About 15 lakh people had been evacuated from different districts of the State, mostly from Purba Medinipur and South 24 Parganas districts, according to Chief Minister Mamata Banerjee.
The swift and timely evacuation of people from coastal areas of West Bengal in view of Cyclone Yaas saved many precious lives but has also increased the chances of the spreading of COVID-19 infection.
Despite repeated appeals by Chief Minister Mamata Banerjee that COVID-19 protocols be followed at the cyclone shelters, the situation on the ground was different. According to Ms. Banerjee about 15 lakh people had been evacuated from different districts of the State, mostly from Purba Medinipur and South 24 Parganas districts.
Experts said that disaster preparedness had never taken into account the impact of a pandemic where infections could spread from person to person. The focus of evacuation had been on rescuing as many people in a short span of time to cyclone shelters or higher areas.
“It is like being caught between the devil and the deep blue sea. If people are not evacuated and put in cyclone shelters they are under serious threat and putting people together in cyclone shelters increases the danger of the spread of COVID-19 infection,” Punyabrata Gun, a public health expert, said.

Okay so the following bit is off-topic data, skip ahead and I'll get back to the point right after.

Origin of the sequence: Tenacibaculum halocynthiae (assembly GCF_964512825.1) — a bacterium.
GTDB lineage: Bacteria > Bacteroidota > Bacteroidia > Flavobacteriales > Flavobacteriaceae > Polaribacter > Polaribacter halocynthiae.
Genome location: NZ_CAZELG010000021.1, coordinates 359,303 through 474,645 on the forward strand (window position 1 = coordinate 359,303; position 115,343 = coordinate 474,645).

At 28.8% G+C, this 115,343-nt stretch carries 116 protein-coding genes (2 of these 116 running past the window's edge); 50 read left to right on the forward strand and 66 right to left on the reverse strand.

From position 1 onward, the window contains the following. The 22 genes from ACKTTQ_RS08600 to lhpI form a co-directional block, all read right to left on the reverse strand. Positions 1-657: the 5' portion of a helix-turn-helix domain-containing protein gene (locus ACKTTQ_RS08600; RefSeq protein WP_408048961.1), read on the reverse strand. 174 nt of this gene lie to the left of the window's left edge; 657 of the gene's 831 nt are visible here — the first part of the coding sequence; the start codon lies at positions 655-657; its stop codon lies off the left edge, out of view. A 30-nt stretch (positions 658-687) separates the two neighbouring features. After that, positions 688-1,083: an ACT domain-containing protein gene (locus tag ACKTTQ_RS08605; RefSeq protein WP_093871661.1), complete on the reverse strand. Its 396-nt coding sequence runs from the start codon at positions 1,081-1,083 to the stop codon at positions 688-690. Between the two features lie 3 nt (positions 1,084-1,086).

Dr. Gun, convener of the Joint Platform of Doctors, said that with breaches of embankments being reported in several places in Sunderbans, the people might have to stay longer at the cyclone shelters and there was a risk of water-borne infections as well.
Tuhin Ghosh, director of the School of Oceanography, Jadavpur University, said that breaches of embankments this year was high compared to May 2020 when cyclone Amphan battered coastal regions of the State.
“Lakhs of people were evacuated during Amphan and what we saw last year was a rise in COVID-19 infections after the cyclone, particularly in North and South 24 Parganas districts,” Prof. Ghosh said, adding that infections had increased manifold in May 2021 compared to May 2020.
Like Dr. Gun, Prof. Ghosh also added that the breach of embankments at several places had led to large areas in the Sunderbans being inundated, forcing people to extend their stay in shelters even after the cyclone weakened.
South 24 Parganas is one of the severely affected districts due to the pandemic. In the past 24 hours, the district has reported 12 deaths due to the viral infection, the third highest after Kolkata and North 24 Parganas. As certain areas in the district are isolated islands, providing people access to health facilities is also a challenge.
Ajanta Dey, Member, Commission on Ecosystems Management (CEM)-International Union for Conservation of Nature (IUCN), said that the population density in Sunderbans, which was ecologically fragile, was higher than the country’s average. She said the people there were facing nature’s wrath in the form of cyclone Yaas along with the COVID-19 pandemic.
Ms. Dey, who has worked extensively in the Sunderbans, said there was also the fear of water-borne infections spreading among the areas where there had been ingress of saline water.
Along with Purba Medinipur district, which borders Odisha, several areas in South 24 Parganas like Namkhana, Kakdwip, Sagar, Gosaba, Kumrirmari, Patharpratima have been inundated because of twin effects of full moon high tide and cyclone Yaas.